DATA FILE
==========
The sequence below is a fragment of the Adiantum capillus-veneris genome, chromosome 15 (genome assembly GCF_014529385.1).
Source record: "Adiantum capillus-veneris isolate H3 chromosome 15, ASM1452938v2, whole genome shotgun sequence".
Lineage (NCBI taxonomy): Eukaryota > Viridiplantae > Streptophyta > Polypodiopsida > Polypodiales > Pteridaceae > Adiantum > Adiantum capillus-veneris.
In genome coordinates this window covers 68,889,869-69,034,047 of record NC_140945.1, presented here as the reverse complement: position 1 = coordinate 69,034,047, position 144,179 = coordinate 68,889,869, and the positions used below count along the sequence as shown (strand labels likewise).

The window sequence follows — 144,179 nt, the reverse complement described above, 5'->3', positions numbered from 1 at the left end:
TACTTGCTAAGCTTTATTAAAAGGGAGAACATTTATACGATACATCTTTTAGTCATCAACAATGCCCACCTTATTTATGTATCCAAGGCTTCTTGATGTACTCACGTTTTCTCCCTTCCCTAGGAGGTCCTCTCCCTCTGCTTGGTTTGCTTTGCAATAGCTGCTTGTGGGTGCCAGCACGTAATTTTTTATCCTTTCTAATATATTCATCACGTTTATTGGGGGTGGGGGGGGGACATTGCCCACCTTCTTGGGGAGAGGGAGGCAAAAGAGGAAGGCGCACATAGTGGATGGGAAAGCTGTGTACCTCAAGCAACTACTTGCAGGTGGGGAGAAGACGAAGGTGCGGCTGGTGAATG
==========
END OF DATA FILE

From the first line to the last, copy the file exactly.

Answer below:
The sequence below is a fragment of the Adiantum capillus-veneris genome, chromosome 15 (genome assembly GCF_014529385.1).
Source record: "Adiantum capillus-veneris isolate H3 chromosome 15, ASM1452938v2, whole genome shotgun sequence".
Lineage (NCBI taxonomy): Eukaryota > Viridiplantae > Streptophyta > Polypodiopsida > Polypodiales > Pteridaceae > Adiantum > Adiantum capillus-veneris.
In genome coordinates this window covers 68,889,869-69,034,047 of record NC_140945.1, presented here as the reverse complement: position 1 = coordinate 69,034,047, position 144,179 = coordinate 68,889,869, and the positions used below count along the sequence as shown (strand labels likewise).

The window sequence follows — 144,179 nt, the reverse complement described above, 5'->3', positions numbered from 1 at the left end:
TACTTGCTAAGCTTTATTAAAAGGGAGAACATTTATACGATACATCTTTTAGTCATCAACAATGCCCACCTTATTTATGTATCCAAGGCTTCTTGATGTACTCACGTTTTCTCCCTTCCCTAGGAGGTCCTCTCCCTCTGCTTGGTTTGCTTTGCAATAGCTGCTTGTGGGTGCCAGCACGTAATTTTTTATCCTTTCTAATATATTCATCACGTTTATTGGGGGTGGGGGGGGGACATTGCCCACCTTCTTGGGGAGAGGGAGGCAAAAGAGGAAGGCGCACATAGTGGATGGGAAAGCTGTGTACCTCAAGCAACTACTTGCAGGTGGGGAGAAGACGAAGGTGCGGCTGGTGAATG